Bryant's quotes are accepted uncritically as truth:
"... the cyclist soon came up to his car and "took a swing" at the former provincial cabinet minister. "Bryant said he doesn't know why Sheppard confronted him... he tried to get away from Sheppard, at first struggling to get his vehicle started, though it lurched forward at one point and he hit the brakes. But that made the situation worse. "Something was triggered and he went to a whole other level of rage," ... Bryant began backing his vehicle away. When he got his vehicle moving forward again, Sheppard came at the car. "He started running at the car,"..."
Comparing this account to well-known security camera footage of the incident contradicts Bryant's account of events.

www.youtube.com/watch?v=-NTmSPl4wrw#t=42s

1) There is no physical interaction between Sheppard and Bryant. Sheppard never "takes a swing".
2) Bryant clearly rams Sheppard onto the hood of his car and into the Bay St. intersection. This omission is never suggested by the CBC to explain Bryant's seeming confusion about what escalated the event.
3) Sheppard never "runs at the car", Bryant has already backed up by the time Sheppard picks himself off the concrete. Sheppard takes two steps sideways as Bryant accelerates away from the collision scene.

To a journalist, Bryant's clear omissions and story-telling would create an ethical obligation to clearly distinguish opinion from fact, correct the factual record, and let the viewer judge for themselves Bryant's credibility on other un-verifiable statements.

Apparently Amanda Lang did not feel this obligation. I hope she is supervised more closely on any further news coverage.
We'll see if the CBC management wants to defend this, or if it was just Amanda Lang doing this on her own. "News". Hah.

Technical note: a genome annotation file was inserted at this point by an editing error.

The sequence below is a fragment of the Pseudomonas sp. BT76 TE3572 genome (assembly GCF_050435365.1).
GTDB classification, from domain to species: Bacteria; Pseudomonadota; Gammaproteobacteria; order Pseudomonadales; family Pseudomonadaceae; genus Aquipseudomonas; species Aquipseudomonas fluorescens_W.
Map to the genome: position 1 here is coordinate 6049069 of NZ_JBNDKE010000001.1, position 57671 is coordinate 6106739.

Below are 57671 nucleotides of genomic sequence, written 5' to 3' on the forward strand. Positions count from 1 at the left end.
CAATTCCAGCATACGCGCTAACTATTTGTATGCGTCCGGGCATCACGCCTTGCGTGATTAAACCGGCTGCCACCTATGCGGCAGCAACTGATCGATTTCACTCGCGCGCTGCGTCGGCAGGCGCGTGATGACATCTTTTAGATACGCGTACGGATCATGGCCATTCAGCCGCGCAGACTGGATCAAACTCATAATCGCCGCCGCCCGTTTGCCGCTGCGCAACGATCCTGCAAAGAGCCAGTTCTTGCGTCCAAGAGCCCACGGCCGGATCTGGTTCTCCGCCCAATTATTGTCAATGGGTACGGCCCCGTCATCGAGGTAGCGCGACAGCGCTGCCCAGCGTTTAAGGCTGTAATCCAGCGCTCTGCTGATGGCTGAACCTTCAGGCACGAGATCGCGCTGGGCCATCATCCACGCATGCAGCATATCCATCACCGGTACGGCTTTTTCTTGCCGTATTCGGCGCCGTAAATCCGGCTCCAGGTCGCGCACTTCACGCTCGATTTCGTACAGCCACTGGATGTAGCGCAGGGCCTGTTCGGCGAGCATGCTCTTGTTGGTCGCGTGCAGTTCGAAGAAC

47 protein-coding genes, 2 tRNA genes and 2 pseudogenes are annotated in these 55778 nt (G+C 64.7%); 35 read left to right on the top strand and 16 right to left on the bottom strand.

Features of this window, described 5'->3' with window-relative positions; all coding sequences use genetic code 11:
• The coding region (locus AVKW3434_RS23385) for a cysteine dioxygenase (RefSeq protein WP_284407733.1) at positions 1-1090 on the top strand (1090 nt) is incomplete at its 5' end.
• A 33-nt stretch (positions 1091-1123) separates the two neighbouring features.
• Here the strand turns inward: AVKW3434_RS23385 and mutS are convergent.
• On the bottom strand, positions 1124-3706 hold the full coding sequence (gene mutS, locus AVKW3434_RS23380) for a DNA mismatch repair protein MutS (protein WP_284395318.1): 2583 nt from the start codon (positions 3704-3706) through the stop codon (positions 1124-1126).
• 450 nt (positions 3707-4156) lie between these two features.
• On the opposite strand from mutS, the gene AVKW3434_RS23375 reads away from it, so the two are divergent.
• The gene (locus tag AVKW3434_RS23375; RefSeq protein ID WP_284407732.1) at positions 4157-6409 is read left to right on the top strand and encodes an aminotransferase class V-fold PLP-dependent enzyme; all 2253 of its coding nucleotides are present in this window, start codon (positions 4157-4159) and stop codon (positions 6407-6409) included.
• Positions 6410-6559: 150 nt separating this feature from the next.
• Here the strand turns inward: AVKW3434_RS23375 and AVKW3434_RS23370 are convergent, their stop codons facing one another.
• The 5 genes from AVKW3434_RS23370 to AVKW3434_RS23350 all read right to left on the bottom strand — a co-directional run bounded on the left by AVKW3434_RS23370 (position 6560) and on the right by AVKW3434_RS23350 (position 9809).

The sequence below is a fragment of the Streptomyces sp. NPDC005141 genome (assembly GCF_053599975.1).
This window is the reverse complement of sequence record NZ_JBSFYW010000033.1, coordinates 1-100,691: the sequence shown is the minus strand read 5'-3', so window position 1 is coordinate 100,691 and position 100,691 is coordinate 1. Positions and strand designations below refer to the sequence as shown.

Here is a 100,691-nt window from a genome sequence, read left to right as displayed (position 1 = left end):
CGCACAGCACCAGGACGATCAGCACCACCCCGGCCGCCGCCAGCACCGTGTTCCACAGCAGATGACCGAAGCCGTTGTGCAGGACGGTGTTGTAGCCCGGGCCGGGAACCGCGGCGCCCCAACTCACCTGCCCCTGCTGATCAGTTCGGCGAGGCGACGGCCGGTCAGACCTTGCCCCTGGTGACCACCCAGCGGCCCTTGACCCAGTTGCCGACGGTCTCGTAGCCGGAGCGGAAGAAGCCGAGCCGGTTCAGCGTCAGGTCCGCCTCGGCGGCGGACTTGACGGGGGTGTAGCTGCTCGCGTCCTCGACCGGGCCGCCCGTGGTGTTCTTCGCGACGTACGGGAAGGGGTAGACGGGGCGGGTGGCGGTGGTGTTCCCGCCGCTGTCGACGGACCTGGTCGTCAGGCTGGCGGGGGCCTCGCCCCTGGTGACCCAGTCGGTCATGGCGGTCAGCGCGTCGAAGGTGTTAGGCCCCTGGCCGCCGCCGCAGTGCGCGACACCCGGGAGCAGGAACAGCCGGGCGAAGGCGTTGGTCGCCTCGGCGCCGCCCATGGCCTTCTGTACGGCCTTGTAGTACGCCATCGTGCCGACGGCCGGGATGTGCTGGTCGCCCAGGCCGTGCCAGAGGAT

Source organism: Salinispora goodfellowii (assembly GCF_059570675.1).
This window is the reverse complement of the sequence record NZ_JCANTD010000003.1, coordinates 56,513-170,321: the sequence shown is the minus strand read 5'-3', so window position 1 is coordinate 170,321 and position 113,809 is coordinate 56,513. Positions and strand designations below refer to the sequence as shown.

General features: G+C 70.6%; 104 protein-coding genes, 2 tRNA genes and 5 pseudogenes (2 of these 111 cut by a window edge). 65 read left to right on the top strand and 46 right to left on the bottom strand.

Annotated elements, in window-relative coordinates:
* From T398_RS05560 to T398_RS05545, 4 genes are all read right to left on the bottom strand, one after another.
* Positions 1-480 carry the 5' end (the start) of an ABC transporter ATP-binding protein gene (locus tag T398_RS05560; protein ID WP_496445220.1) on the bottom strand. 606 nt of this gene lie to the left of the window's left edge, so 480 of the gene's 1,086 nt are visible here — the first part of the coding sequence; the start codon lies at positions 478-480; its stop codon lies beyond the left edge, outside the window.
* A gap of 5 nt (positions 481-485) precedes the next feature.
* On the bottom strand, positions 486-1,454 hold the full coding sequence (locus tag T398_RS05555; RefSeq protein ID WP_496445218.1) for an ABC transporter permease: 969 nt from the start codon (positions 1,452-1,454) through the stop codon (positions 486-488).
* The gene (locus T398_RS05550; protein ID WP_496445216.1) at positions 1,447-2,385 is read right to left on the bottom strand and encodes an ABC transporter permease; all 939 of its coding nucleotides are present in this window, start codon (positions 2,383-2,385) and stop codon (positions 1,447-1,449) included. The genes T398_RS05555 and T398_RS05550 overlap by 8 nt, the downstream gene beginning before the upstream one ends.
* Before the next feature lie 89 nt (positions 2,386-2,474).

posted by anthill at 7:43 PM on August 21, 2012 [20 favorites]


Also, the Toronto Police are officially a bit pissed off at being accused of framing Bryant.
posted by anthill at 7:46 PM on August 21, 2012


There's a little voice in me that says that the CBC is letting Bryant coil his own rope so to speak. Let's see if her builds his own gallows, metaphorically speaking.
posted by NiteMayr at 7:56 PM on August 21, 2012 [1 favorite]


The Attorney General is/was the chief law officer of the Executive Council. Obviously, this would screw up any investigation as the investigators would be investigating their boss. And that's where the system failed. No one expected their boss to screw up like this. But he did. And the investigation was inevitably flawed. Sadly.

And now the cops are pissed with him. No wonder.

Bryant appears to be in a twelve step program. He's attempting to do one of those steps, and he's failing by not addressing those immediately affected by his actions. And now he's jumped ahead to helping others. He may need to go back to taking inventory, or find something better.

There are a number of better approaches.

/will not read, sell, nor buy the book. Trycicles! Psychic powers! CLICK CLICK!
posted by shoesfullofdust at 7:59 PM on August 21, 2012


I cannot make an official comment on this post until I run it by my PR firm.
posted by ovvl at 8:06 PM on August 21, 2012 [1 favorite]


Why does the father think it was the right decision to not prosecute Bryant?
posted by Brocktoon at 8:17 PM on August 21, 2012


Also, the Toronto Police are officially a bit pissed off at being accused of framing Bryant.

That was an interesting part of the interview (and, in retrospect makes me think that the CBC is, as NiteMayr says, giving Bryant rope to hang himself with), where the interviewer asks Bryant about comments he had made about the police, and Bryant does begin to say something pretty inflammatory about the cops, stops himself quickly, and pivots to a broad, generic statement about the failures of the legal system in general.

The more I think about it, the more it sounds as though Bryant is some kind of sociopath.
posted by KokuRyu at 8:18 PM on August 21, 2012 [1 favorite]


Obviously, this would screw up any investigation as the investigators would be investigating their boss. And that's where the system failed. No one expected their boss to screw up like this. But he did. And the investigation was inevitably flawed. Sadly.